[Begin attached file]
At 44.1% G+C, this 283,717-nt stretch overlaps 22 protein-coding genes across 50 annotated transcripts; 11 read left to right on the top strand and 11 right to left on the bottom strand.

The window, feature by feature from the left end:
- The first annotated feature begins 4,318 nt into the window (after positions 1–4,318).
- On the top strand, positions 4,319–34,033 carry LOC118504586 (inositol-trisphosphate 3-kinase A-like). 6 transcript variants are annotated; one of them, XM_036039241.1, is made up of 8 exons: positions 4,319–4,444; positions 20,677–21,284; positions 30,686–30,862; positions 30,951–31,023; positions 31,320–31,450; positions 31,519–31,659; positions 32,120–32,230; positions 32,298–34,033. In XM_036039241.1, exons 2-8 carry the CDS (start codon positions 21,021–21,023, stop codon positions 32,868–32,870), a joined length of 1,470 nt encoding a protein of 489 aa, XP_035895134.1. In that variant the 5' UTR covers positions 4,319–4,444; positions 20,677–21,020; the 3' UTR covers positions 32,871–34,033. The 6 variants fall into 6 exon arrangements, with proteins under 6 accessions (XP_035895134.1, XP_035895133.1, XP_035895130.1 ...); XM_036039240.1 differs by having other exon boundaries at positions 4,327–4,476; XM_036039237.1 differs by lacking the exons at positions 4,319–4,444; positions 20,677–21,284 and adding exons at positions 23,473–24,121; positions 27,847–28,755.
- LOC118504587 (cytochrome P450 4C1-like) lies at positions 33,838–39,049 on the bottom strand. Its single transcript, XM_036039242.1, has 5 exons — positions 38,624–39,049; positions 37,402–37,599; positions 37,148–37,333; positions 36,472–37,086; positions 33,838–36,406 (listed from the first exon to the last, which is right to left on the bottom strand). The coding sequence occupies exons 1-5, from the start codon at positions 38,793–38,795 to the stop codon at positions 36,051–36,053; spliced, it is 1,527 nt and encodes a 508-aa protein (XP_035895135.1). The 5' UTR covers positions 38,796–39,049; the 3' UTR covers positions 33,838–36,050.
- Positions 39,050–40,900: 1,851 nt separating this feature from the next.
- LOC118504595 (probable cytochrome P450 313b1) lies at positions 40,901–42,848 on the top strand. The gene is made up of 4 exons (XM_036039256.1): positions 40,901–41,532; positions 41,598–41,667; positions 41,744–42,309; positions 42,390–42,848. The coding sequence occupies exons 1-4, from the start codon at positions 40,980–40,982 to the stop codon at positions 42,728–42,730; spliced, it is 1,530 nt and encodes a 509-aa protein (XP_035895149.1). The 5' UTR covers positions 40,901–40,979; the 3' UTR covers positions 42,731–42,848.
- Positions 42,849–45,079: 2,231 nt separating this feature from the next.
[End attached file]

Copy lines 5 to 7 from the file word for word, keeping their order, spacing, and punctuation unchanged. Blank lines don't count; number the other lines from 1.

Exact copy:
- LOC118504587 (cytochrome P450 4C1-like) lies at positions 33,838–39,049 on the bottom strand. Its single transcript, XM_036039242.1, has 5 exons — positions 38,624–39,049; positions 37,402–37,599; positions 37,148–37,333; positions 36,472–37,086; positions 33,838–36,406 (listed from the first exon to the last, which is right to left on the bottom strand). The coding sequence occupies exons 1-5, from the start codon at positions 38,793–38,795 to the stop codon at positions 36,051–36,053; spliced, it is 1,527 nt and encodes a 508-aa protein (XP_035895135.1). The 5' UTR covers positions 38,796–39,049; the 3' UTR covers positions 33,838–36,050.
- Positions 39,050–40,900: 1,851 nt separating this feature from the next.
- LOC118504595 (probable cytochrome P450 313b1) lies at positions 40,901–42,848 on the top strand. The gene is made up of 4 exons (XM_036039256.1): positions 40,901–41,532; positions 41,598–41,667; positions 41,744–42,309; positions 42,390–42,848. The coding sequence occupies exons 1-4, from the start codon at positions 40,980–40,982 to the stop codon at positions 42,728–42,730; spliced, it is 1,530 nt and encodes a 509-aa protein (XP_035895149.1). The 5' UTR covers positions 40,901–40,979; the 3' UTR covers positions 42,731–42,848.